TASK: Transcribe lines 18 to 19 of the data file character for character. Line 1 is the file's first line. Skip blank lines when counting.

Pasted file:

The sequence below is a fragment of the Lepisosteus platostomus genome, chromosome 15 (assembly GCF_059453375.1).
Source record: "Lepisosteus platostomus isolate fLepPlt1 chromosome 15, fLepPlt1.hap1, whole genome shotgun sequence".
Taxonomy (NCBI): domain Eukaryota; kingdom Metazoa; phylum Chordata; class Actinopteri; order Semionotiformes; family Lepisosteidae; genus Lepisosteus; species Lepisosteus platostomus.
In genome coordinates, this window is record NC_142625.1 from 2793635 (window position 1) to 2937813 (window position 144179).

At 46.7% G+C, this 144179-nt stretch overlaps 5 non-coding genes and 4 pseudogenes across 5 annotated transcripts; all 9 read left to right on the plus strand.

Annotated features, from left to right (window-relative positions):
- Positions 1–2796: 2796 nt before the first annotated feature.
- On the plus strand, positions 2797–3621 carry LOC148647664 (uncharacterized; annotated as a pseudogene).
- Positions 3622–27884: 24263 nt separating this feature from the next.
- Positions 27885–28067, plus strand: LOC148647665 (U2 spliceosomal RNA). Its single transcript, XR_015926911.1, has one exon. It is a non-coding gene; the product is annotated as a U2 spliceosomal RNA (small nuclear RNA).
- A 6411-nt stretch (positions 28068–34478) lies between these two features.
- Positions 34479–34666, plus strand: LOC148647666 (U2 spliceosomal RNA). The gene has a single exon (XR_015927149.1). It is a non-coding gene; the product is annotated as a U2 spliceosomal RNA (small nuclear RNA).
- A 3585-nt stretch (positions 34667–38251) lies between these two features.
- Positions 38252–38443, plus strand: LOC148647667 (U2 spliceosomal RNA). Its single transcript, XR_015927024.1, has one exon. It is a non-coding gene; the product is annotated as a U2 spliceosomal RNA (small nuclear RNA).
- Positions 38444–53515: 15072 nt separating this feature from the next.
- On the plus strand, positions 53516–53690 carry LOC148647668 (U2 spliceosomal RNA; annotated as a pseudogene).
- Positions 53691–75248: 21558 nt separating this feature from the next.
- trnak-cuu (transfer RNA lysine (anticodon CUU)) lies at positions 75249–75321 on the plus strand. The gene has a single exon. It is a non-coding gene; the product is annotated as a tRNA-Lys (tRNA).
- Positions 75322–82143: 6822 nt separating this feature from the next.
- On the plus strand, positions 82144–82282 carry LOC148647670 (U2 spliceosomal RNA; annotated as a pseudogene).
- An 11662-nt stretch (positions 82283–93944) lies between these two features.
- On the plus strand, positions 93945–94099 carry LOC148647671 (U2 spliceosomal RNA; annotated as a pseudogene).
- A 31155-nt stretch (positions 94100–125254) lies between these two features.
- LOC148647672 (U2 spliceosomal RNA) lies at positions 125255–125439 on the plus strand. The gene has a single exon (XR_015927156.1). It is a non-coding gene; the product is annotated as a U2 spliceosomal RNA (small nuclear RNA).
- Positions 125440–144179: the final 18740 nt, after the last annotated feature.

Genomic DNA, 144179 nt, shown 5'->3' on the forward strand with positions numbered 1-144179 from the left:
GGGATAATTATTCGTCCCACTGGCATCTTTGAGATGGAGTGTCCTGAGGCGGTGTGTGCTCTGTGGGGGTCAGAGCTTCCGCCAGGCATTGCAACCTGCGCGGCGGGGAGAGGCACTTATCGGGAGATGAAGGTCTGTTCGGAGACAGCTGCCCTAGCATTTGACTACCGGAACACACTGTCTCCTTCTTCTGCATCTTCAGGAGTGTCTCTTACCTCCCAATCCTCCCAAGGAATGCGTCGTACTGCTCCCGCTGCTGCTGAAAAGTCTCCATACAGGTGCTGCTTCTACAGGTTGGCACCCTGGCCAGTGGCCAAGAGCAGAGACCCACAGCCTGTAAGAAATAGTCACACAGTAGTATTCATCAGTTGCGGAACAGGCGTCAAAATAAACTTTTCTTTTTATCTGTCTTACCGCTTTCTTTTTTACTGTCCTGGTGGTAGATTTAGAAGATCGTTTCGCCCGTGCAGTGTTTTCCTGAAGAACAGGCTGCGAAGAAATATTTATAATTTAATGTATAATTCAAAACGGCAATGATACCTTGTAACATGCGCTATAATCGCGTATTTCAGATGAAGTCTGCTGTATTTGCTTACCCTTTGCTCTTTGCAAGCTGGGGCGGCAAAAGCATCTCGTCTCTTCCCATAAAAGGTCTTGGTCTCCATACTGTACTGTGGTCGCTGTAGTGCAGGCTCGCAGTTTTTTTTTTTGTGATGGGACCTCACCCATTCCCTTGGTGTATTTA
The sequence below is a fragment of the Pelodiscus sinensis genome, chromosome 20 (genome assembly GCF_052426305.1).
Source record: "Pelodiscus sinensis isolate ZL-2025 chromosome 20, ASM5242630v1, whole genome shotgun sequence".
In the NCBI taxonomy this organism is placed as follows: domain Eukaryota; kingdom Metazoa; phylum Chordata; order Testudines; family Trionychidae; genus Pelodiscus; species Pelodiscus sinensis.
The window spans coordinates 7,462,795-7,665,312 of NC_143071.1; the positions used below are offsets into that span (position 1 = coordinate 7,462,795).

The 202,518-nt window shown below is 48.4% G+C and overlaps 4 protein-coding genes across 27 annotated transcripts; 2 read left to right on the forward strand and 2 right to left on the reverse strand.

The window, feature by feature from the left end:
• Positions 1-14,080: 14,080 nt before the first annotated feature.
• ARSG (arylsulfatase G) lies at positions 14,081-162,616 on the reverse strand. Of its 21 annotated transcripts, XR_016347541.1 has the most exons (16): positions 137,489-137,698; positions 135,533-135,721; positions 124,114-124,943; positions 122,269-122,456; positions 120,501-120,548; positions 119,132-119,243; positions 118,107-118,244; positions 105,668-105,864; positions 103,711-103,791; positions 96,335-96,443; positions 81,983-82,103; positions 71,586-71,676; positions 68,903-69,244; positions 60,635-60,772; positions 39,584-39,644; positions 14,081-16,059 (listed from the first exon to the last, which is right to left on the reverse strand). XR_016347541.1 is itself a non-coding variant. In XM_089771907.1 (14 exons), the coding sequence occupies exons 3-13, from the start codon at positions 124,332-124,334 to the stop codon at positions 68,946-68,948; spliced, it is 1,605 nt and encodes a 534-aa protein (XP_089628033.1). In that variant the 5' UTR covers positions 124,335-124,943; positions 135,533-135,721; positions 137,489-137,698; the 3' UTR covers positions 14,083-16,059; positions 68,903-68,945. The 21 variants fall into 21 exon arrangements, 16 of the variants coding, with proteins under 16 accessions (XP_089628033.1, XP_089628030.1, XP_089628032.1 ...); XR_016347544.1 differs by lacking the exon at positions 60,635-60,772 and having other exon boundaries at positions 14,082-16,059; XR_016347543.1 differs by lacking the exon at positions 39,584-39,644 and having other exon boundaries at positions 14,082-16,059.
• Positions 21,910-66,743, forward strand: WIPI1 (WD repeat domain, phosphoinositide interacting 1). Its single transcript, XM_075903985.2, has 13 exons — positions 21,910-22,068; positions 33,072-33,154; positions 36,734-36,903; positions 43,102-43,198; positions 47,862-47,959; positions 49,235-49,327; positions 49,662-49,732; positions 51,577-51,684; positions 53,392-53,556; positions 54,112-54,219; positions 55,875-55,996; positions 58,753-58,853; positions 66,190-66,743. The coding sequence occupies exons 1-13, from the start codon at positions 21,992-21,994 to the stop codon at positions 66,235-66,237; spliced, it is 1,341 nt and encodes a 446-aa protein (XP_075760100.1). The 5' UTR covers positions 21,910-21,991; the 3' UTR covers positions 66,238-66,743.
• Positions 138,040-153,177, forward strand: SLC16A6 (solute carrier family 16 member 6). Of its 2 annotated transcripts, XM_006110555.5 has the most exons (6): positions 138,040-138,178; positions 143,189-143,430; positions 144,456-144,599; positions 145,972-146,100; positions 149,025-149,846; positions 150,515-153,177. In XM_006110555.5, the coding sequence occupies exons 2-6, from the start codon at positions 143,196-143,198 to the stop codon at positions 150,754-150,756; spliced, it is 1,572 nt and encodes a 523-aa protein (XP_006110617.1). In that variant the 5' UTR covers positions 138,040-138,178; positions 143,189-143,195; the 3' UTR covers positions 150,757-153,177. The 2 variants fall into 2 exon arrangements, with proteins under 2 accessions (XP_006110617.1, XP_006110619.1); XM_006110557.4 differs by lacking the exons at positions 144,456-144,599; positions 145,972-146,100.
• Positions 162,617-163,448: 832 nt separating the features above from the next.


- trnak-cuu (transfer RNA lysine (anticodon CUU)) lies at positions 75249–75321 on the plus strand. The gene has a single exon. It is a non-coding gene; the product is annotated as a tRNA-Lys (tRNA).
- Positions 75322–82143: 6822 nt separating this feature from the next.